“TV isn’t dying, it’s just having babies,” was advertising guru Bob Hoffmann’s succinct take on television’s predicted demise two years ago. Now, in 2017, the sentiment is proving ever more relevant as television’s various offspring begin to mature. And although it took a while, it seems that TVNZ’s finally gotten the memo. In fact, the days of TVNZ simply approaching things as “linear first with online as a bolt on” seem to have passed, most notably demonstrated by the recent hiring of former Lightbox CEO Kym Niblock.
“Customers just want choice. They want content to be where they want it to be and they want control over how they consume it. It’s [still] about TV, but it’s about TV on different platforms,” says Niblock, who having just joined the company two months ago as chief product and information officer, marks a fresh change from the tone struck by the company’s more long-term veterans.
“If you want to view content on your Apple TV, Roku, or Fire Stick, then we should deliver that. The next level of that is how do you want to view it? Do you want to look at linear streams or do you want to look at video-on-demand? Do you want to watch something as soon as it becomes available or do you want to binge everything at once? Then the next thing to consider is the commercial model. Does it have linear ads in it, is it a pay-on-demand model, or is it a mix between the two?”
Kenrick, who’s now almost six years into the top job, adds that he’s also learned a lot about what TVNZ needs to be doing in the on-demand space thanks to the feedback of its 10,000-strong Green Room panel. “Yes, we need to provide more content and we’re well progressed on that,” he says. “But we also need to improve the user experience with things like content recommendations, autoplay, and enhanced search capability. So it’s a combination of compelling content and really good access and functionality.”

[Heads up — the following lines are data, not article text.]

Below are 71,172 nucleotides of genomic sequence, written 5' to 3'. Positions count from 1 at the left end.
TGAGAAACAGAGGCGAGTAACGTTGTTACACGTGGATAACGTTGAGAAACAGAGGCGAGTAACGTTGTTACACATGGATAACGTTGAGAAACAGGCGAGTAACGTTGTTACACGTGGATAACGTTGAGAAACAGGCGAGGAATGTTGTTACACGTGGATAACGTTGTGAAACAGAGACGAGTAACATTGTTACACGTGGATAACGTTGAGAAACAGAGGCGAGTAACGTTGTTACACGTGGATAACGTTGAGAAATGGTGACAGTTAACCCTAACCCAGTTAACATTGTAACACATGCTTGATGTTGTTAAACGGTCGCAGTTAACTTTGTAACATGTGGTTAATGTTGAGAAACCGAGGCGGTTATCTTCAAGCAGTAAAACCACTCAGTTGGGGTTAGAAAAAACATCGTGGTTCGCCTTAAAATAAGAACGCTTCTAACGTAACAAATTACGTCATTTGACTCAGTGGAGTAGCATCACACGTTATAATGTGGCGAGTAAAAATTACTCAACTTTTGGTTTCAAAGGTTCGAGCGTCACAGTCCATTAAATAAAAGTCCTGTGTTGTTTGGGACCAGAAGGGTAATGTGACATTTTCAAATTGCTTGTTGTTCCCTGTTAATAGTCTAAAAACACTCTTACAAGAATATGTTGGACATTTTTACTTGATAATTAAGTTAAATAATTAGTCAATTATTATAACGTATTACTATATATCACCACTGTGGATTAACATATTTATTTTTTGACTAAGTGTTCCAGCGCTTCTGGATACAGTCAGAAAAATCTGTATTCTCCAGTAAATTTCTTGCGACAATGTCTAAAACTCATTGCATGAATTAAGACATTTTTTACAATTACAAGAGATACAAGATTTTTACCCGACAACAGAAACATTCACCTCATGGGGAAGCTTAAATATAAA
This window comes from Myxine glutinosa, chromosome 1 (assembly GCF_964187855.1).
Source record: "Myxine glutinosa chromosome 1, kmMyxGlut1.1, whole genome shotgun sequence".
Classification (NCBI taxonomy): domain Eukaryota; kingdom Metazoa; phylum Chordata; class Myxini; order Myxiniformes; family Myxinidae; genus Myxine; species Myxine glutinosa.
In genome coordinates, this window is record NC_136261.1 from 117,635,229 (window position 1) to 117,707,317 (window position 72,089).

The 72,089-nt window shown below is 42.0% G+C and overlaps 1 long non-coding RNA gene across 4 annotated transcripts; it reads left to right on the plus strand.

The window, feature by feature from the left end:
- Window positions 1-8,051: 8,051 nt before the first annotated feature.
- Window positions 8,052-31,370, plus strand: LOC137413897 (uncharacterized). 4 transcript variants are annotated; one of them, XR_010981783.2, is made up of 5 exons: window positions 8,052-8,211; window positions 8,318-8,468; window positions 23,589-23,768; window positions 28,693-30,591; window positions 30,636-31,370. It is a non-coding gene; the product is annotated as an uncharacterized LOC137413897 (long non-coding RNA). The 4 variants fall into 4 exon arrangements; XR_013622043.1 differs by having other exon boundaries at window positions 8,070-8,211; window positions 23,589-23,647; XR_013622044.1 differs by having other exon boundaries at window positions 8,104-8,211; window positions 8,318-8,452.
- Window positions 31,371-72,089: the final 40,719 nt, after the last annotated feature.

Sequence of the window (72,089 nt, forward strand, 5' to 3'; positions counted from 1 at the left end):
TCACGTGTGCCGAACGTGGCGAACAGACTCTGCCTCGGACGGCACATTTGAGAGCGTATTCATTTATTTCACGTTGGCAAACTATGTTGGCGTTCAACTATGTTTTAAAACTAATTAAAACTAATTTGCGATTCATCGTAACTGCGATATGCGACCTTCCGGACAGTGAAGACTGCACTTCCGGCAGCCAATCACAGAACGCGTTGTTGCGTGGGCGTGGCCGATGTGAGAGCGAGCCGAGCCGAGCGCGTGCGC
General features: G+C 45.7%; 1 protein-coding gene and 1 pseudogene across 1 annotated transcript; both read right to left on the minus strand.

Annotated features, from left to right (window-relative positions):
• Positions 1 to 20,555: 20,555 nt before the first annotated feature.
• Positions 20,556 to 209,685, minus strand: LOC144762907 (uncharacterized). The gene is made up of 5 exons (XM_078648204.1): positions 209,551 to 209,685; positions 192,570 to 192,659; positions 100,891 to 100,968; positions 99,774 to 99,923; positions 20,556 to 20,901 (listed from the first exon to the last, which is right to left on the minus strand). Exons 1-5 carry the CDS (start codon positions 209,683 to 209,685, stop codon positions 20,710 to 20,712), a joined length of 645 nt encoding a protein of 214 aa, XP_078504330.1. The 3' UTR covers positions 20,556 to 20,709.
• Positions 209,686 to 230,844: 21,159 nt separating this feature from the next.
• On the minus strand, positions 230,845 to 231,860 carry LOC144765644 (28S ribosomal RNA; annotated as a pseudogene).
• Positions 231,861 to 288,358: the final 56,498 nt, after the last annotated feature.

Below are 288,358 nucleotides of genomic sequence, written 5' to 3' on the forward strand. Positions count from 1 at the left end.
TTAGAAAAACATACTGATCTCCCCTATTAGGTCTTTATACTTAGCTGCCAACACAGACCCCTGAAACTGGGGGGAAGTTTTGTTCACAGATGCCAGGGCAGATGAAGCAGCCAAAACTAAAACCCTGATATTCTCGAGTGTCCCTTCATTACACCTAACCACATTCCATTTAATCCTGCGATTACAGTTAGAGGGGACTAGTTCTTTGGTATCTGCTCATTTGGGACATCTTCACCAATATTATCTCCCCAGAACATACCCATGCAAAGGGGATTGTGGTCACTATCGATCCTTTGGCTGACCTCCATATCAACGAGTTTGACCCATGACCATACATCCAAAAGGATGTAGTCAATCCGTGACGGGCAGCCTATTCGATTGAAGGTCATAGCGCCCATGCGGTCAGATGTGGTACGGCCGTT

When it comes to how viewers behave, Kenrick made the point last year that online preferences were different to on-air preferences. And while Niblock agrees, she says it’s important to view it from the perspective of technology, not demographics. “What we’re seeing with streaming is the whole population moving through this technology adopter curve,” referring to the sociological model describing the adoption of a new product or innovation. “Every piece of technology moves through this curve. With streaming in New Zealand, we’re probably sitting around [the middle] at the moment where there’s a bunch of people that haven’t come to it yet, but there’s a bunch of people who are already there.”
“Clearly, demographics are still very important for ad sales, but for understanding how people behave, I don’t think it’s appropriate to say that every 20-year-old does this and every 40-year-old does that. So when Kevin talks about the different behaviours, I think online audiences behave very differently from linear viewers, but it’s not driven by their age.”
Whether age is truly the factor here or not, the reality is that when it comes to traditional TV viewing, millennial audiences have long been tuning out. Last year, a NZ On Air-funded study found that more 15 to 34-year-olds streamed video online each day than watch linear TV. And while the latter still had the overall edge among all age groups, early adoption and increasing access to technology suggest it’s a lead TV may struggle to hold onto much longer.
This type of disengagement from younger, more tech-savvy segments of the population is what’s fueled the fire behind TVNZ’s New Blood initiative, which features a web series competition (won by Oddly Even this year), a content lab (a repurposed studio where shows like Banter have been filmed), and a talent scheme.
“[The aim] is twofold,” says Cate Slater, TVNZ’s director of content. “One is about connecting with audiences and the other is about developing talent,” although it could be easily argued that there’s another fold in play – access to cheap, accessible, and exclusive ideas for content.